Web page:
Le Corbusier and Urban Hiking in Stuttgart
Mark Bibby Jackson visits Stuttgart and discovers a green city far removed from its industrial reputation and a visionary architectural exhibition.
If Rome is known for its seven hills, then Stuttgart could easily give the Italian capital a run for its money. I am not quite sure how many hills there are in the German city, but one thing is for certain, Stuttgart is not flat.
An abundance of hills is not the only thing the capital of Baden-Württemberg has in common with Rome, it also has extensive vineyards dotted around the city.
Wine Growing in Stuttgart and the Taj Mahal
Indeed, I am informed that it was the Romans who started wine production here in 50AD. The Stuttgart Museum of Viniculture tells the 2,000-year story of wine growing in the region. However, instead of visiting it we head up one of the many hills in our e-bus to taste the real thing.
Our host Thomas Diehl is the third generation of the family to own the vineyard Diehl. He greets us with a very presentable pinot noir sparkling rosé wine, which he serves with the most amazing bread produced by local artisan bakers. The combination is excellent, especially as we drink in the view across the vineyard to Stuttgart nestling in its cradle below.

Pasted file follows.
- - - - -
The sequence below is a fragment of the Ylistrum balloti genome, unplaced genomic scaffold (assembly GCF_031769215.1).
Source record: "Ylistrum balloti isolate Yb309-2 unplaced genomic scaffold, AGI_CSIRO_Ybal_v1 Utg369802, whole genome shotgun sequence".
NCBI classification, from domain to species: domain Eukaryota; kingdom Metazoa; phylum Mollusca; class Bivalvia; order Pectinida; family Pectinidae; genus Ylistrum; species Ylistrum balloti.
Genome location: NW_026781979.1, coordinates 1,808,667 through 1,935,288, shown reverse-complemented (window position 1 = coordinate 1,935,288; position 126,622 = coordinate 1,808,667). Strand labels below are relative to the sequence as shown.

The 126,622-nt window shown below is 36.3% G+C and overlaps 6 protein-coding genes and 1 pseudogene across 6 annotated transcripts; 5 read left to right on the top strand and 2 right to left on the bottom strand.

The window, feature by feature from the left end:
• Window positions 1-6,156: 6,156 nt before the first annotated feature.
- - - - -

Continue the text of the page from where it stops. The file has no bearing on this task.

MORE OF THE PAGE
Thomas is very much the young breed of wine owners. He has developed an open-air escape room – surely an oxymoron – at his vineyard which he co-owns with his parents, as well as tasting tours such as ours. A short wine hike leads us back to the tasting room where we try a merlot, which is good but not as glorious as the rosé, before bidding adieu to the young winemaker.
We dine at Rotenberger Weingärtle where we taste some local Swabian cuisine, stopping en route at Stuttgart’s Taj Mahal. This is not an Indian restaurant, but a burial chapel built on the Rotenberg hill by King Wilhelm I of Württemberg as a mausoleum for his second wife Catherine Pavlovna. This striking building, based on the Andrea Palladio’s Villa Rotonda near Vicenza, served as a Russian Orthodox church from 1825 to 1899 and still holds occasional services.
Le Corbusier: Weissenhof Estate
Although Stuttgart is a remarkably green city, especially considering its industrial reputation – the home of Mercedes-Benz, or perhaps more rightly Daimler – it is to a housing estate that we travel the following morning, after an excellent night’s sleep in our wonderful Waldhotel Stuttgart, which is set in a green stretch of hill on the outskirts of the city.